From STACY MITCHELL
New Rules Project
Portland, Maine — It’s always a relief this time of year to find that my local bookstore has emerged from the crucial holiday retail season still standing. Longfellow Books, named after Portland’s famous 19th century poet, is the only bookstore selling new, general-interest titles left in this small city. I can hardly imagine getting through Maine’s long winter months deprived of its weekly author events or the pleasure of an hour spent browsing the latest staff picks. Longfellow Books nourishes Portland’s cultural life and also its economy. The store anchors a key downtown block, has helped many a budding local author, and provides a livelihood for six of my fellow Portlanders.
All of this makes it hard to understand Congress’s long-standing policy of steering customers away from Longfellow Books by providing a substantial financial incentive to shop at Amazon instead.
Like all bricks-and-mortar stores, Longfellow Books is required to collect Maine’s 5 percent sales tax. Amazon.com is not. Five percent is a titanic advantage in the thin-margined world of retailing. It’s worse in other states like California, where Amazon’s government-bestowed competitive edge rises to nearly 10 percent.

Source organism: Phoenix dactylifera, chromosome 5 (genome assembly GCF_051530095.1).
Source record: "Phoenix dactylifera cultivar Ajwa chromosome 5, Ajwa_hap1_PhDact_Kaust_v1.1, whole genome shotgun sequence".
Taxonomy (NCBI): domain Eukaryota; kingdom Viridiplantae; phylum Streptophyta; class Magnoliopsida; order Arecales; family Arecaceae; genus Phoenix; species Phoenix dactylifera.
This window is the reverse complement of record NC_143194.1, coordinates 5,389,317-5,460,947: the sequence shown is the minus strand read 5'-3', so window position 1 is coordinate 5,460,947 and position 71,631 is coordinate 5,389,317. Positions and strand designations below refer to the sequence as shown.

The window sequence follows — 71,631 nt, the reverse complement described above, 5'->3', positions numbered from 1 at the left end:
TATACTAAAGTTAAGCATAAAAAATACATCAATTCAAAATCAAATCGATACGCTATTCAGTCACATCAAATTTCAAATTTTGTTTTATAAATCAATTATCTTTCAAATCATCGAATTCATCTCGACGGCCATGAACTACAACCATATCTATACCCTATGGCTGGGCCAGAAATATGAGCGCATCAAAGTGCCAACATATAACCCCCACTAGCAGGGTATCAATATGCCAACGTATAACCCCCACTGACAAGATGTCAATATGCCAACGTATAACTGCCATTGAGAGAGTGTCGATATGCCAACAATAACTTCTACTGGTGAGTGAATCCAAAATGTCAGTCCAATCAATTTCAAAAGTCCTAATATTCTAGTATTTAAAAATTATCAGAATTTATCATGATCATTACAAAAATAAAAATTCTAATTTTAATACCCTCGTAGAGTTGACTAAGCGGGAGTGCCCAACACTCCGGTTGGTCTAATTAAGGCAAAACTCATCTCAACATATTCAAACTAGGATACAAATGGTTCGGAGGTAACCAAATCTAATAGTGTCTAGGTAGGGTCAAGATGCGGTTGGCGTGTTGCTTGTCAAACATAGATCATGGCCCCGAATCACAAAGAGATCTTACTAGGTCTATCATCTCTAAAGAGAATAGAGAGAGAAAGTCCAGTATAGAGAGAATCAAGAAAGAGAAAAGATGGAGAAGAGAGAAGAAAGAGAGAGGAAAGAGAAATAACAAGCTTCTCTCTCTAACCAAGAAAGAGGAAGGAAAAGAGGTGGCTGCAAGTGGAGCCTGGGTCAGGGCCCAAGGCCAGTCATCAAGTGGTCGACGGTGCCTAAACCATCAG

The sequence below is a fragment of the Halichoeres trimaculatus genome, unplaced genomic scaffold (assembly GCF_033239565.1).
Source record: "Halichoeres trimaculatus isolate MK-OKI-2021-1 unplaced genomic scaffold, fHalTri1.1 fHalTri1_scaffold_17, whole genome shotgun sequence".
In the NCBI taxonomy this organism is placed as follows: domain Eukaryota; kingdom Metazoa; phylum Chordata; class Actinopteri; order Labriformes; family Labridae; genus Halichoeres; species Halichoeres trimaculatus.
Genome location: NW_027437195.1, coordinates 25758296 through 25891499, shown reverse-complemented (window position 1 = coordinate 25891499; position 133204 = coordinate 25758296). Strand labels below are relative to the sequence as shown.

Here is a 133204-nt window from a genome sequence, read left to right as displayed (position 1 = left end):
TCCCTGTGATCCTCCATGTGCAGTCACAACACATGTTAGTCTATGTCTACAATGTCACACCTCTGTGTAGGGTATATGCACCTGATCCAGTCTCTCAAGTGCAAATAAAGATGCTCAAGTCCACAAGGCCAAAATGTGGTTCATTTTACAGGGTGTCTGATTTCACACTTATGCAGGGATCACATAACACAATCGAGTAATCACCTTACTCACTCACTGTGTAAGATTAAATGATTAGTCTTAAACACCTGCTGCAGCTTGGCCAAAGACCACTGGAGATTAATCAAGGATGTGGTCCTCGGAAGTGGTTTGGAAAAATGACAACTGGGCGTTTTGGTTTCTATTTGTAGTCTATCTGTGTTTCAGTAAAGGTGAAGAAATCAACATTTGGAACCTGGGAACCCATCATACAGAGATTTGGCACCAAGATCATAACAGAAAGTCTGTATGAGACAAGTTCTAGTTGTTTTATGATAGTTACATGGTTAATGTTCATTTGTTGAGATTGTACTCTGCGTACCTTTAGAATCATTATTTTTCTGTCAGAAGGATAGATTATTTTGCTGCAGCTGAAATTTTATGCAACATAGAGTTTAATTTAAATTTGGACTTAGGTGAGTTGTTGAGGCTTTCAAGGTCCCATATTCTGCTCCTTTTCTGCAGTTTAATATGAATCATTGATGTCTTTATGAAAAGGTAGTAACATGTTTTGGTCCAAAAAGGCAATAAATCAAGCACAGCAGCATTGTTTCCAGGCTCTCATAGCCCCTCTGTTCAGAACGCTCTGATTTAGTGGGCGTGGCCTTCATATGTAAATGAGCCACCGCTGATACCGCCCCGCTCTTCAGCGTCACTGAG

Over the years, there have been four primary arguments made in favor of this grossly inequitable policy.
The first one dates to 1992, when the U.S. Supreme Court, mindful that 45 states and thousands of local jurisdictions levy sales taxes, ruled that requiring a catalog company to collect taxes in states where it has no physical presence would impose too much of a burden on interstate commerce. The Court, however, explicitly opened the door for Congress to conclude otherwise, noting that “the ultimate power” to decide the issue rested with lawmakers.
Nearly 20 years later, technology has both radically expanded long-distance retailing and eliminated the concerns that underpinned the court’s decision.